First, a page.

Consider another Gettier example, this one antedating Gettier’s birth (it was proposed by Bertrand Russell). I glance at a clock, forming the opinion that it is 3:43 p.m.; as luck would have it, the clock stopped precisely twenty-four hours ago. The belief I form is indeed true; again, however, it is true ‘just by accident’ (the clock could just as well have stopped an hour earlier or later); it does not constitute knowledge. As in the previous case, if the clock had been running properly and I had formed the same belief by the same exercise of cognitive powers, I would have known; here, therefore, we have another example that apparently refutes my account. Still another example: I am not aware that Paul’s look-alike brother Peter is staying at his house; if I’m across the street, take a quick look, and form the belief that Paul is emerging from his house, I don’t know that it’s Paul, even if in fact it is (it could just as well have been Peter emerging); again, if Peter hadn’t been in the neighborhood, I would have known.

What is crucial, in each of these cases, is that my cognitive faculties display a certain lack of resolution. I am unable, by a quick glance, to distinguish the state of affairs in which the clock is running properly and telling the right time from a state of affairs in which it stopped just twelve or twenty-four hours earlier. I cannot distinguish Paul from Peter just by a quick look from across the street. Of course, this lack of resolution is in each case relative to the particular exercise of cognitive powers in question. If I had watched the clock for ten minutes, say, I would have known that it isn’t running, and if I had walked across the street and taken a good look, I’d have known that it wasn’t Paul but Peter at the door.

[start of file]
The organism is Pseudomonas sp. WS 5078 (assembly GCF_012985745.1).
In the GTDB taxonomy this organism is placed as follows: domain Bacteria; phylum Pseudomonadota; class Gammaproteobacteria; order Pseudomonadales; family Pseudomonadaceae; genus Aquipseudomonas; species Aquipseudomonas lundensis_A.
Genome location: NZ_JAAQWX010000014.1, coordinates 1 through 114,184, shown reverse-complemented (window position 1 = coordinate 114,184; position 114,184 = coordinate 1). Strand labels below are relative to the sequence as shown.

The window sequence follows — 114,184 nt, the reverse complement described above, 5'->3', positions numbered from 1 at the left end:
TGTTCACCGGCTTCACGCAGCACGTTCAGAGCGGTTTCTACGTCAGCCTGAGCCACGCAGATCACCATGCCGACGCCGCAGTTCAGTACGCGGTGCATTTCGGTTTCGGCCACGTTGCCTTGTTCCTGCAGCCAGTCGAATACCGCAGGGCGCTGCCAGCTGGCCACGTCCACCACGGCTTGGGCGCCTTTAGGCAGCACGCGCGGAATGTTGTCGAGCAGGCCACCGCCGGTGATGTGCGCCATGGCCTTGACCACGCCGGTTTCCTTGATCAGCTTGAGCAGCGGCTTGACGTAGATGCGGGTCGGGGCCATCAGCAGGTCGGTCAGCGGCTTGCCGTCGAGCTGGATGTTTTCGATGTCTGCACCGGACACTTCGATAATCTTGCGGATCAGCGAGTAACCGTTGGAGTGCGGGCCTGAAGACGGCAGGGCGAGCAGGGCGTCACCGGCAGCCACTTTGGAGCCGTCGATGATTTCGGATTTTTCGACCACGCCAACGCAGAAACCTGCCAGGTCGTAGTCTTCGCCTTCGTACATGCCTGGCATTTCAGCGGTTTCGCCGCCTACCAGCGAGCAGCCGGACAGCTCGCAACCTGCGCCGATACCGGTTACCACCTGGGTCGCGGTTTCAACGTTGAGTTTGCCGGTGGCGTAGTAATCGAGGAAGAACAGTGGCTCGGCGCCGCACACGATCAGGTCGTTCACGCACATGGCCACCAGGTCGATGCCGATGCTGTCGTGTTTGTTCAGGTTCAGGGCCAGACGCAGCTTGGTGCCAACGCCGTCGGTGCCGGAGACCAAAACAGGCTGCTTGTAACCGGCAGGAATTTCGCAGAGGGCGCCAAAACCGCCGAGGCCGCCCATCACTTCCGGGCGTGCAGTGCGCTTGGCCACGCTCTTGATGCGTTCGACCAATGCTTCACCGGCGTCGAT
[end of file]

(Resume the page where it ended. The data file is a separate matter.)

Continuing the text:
What I can’t distinguish by those exercises of my epistemic powers are different cognitive minienvironments. In “Respondeo,” there is a fuller development of the distinction between cognitive maxienvironments and cognitive minienvironments; here the following will suffice. First, a cognitive maxienvironment is more general and more global than a cognitive minienvironment. Our cognitive maxienvironment here on earth would include such macroscopic features as the presence and properties of light and air, the presence of visible objects, of other objects detectable by cognitive systems of our kind, of some objects not so detectable, of the regularities of nature, of the existence and general nature of other people, and so on. Our cognitive faculties are designed (by God or evolution) to function in this maxienvironment, or one like it. They are not designed for a maxienvironment in which, for example, there is constant darkness, or where everything is in a state of constant random flux, or where the only food available contains a substance that destroys short-term memory, or where there aren’t any distinguishable objects, or no regularities of a kind we can detect; in such an environment, our faculties will not fulfill their function of providing us with true beliefs. Now a given cognitive maxienvironment can contain many different minienvironments—for example, the one where the clock stops, but also one where it doesn’t; the one where Peter is visiting Paul, but also one where he isn’t; the one where the coach’s minions destroy my van, but also one where they magnanimously temper the punishment I so richly deserve, contenting themselves with painting the windshield black.